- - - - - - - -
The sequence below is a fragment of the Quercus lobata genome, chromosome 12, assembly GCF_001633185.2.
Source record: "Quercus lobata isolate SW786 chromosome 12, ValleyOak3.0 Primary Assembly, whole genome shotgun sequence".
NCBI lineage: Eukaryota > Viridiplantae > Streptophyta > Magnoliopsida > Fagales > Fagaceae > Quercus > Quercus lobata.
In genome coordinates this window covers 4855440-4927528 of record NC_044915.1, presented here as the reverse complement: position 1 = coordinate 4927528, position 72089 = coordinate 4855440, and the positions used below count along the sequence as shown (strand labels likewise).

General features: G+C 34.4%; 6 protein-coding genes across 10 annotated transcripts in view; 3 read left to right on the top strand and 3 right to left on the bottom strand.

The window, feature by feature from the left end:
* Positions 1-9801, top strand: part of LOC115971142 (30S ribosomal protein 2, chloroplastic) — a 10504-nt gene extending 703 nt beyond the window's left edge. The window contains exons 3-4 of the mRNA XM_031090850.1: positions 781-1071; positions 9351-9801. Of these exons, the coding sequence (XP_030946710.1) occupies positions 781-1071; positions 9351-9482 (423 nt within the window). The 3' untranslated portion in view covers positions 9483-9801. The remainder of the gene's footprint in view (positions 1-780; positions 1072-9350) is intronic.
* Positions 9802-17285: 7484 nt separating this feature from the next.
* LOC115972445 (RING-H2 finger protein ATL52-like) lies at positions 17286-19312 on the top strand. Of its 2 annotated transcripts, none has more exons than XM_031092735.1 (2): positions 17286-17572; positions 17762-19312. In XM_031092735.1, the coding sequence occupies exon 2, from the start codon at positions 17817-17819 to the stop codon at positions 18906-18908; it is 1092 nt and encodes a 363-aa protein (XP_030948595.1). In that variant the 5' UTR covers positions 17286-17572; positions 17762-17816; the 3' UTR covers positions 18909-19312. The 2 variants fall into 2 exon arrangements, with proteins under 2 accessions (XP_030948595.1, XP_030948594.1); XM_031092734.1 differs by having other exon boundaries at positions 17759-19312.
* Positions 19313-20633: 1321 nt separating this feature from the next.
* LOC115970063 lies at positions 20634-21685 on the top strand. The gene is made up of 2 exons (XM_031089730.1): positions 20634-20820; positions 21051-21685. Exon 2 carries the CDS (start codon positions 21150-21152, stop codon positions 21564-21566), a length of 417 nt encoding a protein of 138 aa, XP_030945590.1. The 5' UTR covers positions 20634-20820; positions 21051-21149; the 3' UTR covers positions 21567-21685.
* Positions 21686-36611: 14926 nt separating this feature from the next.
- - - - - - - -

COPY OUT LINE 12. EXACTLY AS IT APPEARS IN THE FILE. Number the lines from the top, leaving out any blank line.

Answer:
* Positions 21686-36611: 14926 nt separating this feature from the next.